Dressed in a festive, Christmas-inspired suit jacket and bedazzled, blue tie probably wouldn't earn him any "Best Dressed" plaudits, but it will certainly put Donny Short in a festive mood.
Which is good, since the veteran director will soon be presenting "A Visit from St. Nicholas" -- a new holiday production that presents Clement Moore's classic poem and setting it to popular seasonal carols as a virtual offering.
The show will be accessible at the Betty Strong Encounter Center's Facebook page (Facebook.com/sclandc) beginning at 2 p.m. Sunday.
"We would ordinarily do this as a regular show," Short, who has been a director, music director and choreographer for LAMB Arts Regional Theatre for nearly 20 years, explained. "Now with COVID, it will be online only."
Luckily, Short is becoming an old hand when it comes to adapting with new media. After all, he is also a fifth grade "virtual teacher" with the Sioux City Community School District.
"If I can communicate with elementary school kids, I think I can handle theater folk," he said.
Indeed, Short enlisted the help of many of his theater friends to participate in "A Visit from St. Nicholas."
These performers included Brian Hamman, the Rixner family, Angela Iversen, Wayne and Onnastasia Blum, Matt Cihak, Leslie Werden, Jen Parra, Ian Curtis, Josie Kasik and Allysa Collett.
"Each person contributed a video of their song and I'll edit it into a package," he said.
Easy-peasy, right? Well, not exactly.
"Everybody wasn't as comfortable with video as me," Short allowed. "Some of them needed help."
Luckily, Short already had a good relationship with Tracy Bennett, the assistant director with the Encounter Center.
"When I first moved to Sioux City, I danced with Ballet Sioux, which Tracy was also involved," he explained. "As soon as I said this show would be like the old 'Holiday Spectaculars' that Ballet Sioux used to be, Tracy immediately got it."
For instance, when the poem started: "'Twas the night before Christmas, when all through the house; Not a creature was stirring, not even a mouse" would be a perfect spot to plug in a performance of "Silent Night."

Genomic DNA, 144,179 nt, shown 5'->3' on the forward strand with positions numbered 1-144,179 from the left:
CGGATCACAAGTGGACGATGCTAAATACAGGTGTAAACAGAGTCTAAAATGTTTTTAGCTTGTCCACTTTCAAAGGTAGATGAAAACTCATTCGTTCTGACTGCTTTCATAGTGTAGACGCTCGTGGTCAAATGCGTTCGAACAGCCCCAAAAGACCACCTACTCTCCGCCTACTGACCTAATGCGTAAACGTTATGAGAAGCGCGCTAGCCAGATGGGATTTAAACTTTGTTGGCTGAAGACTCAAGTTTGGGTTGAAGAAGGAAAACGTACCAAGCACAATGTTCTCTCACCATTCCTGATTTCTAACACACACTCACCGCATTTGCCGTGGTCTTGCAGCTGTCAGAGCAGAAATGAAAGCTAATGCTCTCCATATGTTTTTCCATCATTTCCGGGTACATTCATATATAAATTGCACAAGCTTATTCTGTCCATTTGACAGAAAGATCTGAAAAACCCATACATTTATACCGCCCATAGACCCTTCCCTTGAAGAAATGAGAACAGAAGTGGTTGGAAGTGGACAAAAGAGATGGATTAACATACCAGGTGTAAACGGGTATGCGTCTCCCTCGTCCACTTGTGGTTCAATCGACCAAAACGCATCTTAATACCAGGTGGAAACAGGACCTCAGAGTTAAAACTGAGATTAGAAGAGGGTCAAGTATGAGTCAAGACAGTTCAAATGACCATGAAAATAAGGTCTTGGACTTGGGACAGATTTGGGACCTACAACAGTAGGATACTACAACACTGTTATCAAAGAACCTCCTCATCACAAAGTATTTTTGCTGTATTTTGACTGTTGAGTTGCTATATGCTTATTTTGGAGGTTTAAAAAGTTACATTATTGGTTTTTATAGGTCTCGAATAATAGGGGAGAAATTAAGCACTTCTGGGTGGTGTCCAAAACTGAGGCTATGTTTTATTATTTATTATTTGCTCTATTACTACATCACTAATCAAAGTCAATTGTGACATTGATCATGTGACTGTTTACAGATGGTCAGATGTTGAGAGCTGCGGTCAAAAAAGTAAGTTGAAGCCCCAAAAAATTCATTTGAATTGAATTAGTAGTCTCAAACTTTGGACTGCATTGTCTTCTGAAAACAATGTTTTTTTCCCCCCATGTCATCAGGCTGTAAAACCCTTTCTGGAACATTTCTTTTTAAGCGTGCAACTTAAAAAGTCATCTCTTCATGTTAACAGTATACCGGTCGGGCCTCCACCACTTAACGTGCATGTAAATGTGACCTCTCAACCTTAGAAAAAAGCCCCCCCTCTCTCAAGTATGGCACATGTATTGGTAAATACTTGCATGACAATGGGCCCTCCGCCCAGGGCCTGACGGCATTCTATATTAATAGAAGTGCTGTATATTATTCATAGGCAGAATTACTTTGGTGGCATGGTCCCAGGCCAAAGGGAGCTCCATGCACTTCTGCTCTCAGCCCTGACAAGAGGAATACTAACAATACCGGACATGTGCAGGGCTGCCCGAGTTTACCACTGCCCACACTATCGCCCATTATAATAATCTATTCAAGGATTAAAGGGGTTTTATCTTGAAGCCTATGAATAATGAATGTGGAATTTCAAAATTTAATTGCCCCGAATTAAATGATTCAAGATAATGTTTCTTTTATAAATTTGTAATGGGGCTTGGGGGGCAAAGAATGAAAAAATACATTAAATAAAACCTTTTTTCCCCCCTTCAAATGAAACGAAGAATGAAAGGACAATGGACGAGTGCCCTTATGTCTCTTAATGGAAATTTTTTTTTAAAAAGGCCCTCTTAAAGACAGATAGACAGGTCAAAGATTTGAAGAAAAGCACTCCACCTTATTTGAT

"It was just a matter of going through every part of the poem and segue into a song that would set the appropriate mood," Strong said.
So, what part will Short play? He'll be both a narrator as well as Rudolph the Red-Nosed Reindeer.
Um...does Rudolph actually make an appearance in "A Visit from St. Nicholas?"
"Well, an assortment of reindeer do make it into the poem," Short said. "So, Rudolph will be there as one of Santa's team."
Plus Short will be adding his own favorite Christmas carol to the playlist.
"I've loved the song, 'Here Comes Santa Claus' since I was a little boy," he said. "It is a peppy number number that adds to the anxious drama of St. Nick's inevitable arrival."
"Everybody needs Santa Claus in their lives," Short continued. "Especially this year."
He ain't kidding. With coronavirus keeping everybody at a safe social distance, it is hard to get in the proper festive mood.
Short hopes shows like "A Visit from St. Nicholas" will bring a bit of normalcy during a decidedly less-than-normal time.
"It's hard to be sad when you hear 'Twas the Night Before Christmas' set to your favorite carols," he said. "This may be considered an early Christmas gift."
Perhaps, this may become an annual tradition at the Encounter Center?
"Only next year, let's hope we can do it in person and not virtually," Short said. "Wouldn't that be nice?"
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